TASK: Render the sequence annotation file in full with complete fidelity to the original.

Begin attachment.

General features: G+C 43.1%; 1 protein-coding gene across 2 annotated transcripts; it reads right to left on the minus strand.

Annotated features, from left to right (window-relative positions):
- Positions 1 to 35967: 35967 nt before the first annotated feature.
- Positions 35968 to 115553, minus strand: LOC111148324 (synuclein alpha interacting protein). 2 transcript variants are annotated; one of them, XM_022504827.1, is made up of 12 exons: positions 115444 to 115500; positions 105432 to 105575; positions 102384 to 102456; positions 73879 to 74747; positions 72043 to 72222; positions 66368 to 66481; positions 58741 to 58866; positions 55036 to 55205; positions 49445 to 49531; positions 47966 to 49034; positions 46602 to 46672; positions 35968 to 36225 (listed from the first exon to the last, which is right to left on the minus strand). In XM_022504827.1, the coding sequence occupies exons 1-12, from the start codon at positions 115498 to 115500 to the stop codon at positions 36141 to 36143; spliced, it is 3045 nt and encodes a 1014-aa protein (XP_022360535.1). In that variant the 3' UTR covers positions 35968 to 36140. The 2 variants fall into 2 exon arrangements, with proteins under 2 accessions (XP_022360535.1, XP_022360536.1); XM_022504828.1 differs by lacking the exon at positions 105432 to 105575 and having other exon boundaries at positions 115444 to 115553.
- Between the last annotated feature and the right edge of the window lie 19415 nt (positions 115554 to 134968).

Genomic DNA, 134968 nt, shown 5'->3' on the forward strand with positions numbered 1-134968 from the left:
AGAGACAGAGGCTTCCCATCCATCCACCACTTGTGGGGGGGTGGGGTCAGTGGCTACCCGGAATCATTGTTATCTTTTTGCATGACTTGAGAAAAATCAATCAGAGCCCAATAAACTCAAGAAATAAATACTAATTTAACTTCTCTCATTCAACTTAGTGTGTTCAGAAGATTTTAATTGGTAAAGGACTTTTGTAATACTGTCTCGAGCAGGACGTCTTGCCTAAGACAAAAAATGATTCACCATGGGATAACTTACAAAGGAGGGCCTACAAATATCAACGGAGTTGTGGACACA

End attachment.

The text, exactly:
General features: G+C 43.1%; 1 protein-coding gene across 2 annotated transcripts; it reads right to left on the minus strand.

Annotated features, from left to right (window-relative positions):
- Positions 1 to 35967: 35967 nt before the first annotated feature.
- Positions 35968 to 115553, minus strand: LOC111148324 (synuclein alpha interacting protein). 2 transcript variants are annotated; one of them, XM_022504827.1, is made up of 12 exons: positions 115444 to 115500; positions 105432 to 105575; positions 102384 to 102456; positions 73879 to 74747; positions 72043 to 72222; positions 66368 to 66481; positions 58741 to 58866; positions 55036 to 55205; positions 49445 to 49531; positions 47966 to 49034; positions 46602 to 46672; positions 35968 to 36225 (listed from the first exon to the last, which is right to left on the minus strand). In XM_022504827.1, the coding sequence occupies exons 1-12, from the start codon at positions 115498 to 115500 to the stop codon at positions 36141 to 36143; spliced, it is 3045 nt and encodes a 1014-aa protein (XP_022360535.1). In that variant the 3' UTR covers positions 35968 to 36140. The 2 variants fall into 2 exon arrangements, with proteins under 2 accessions (XP_022360535.1, XP_022360536.1); XM_022504828.1 differs by lacking the exon at positions 105432 to 105575 and having other exon boundaries at positions 115444 to 115553.
- Between the last annotated feature and the right edge of the window lie 19415 nt (positions 115554 to 134968).

Genomic DNA, 134968 nt, shown 5'->3' on the forward strand with positions numbered 1-134968 from the left:
AGAGACAGAGGCTTCCCATCCATCCACCACTTGTGGGGGGGTGGGGTCAGTGGCTACCCGGAATCATTGTTATCTTTTTGCATGACTTGAGAAAAATCAATCAGAGCCCAATAAACTCAAGAAATAAATACTAATTTAACTTCTCTCATTCAACTTAGTGTGTTCAGAAGATTTTAATTGGTAAAGGACTTTTGTAATACTGTCTCGAGCAGGACGTCTTGCCTAAGACAAAAAATGATTCACCATGGGATAACTTACAAAGGAGGGCCTACAAATATCAACGGAGTTGTGGACACA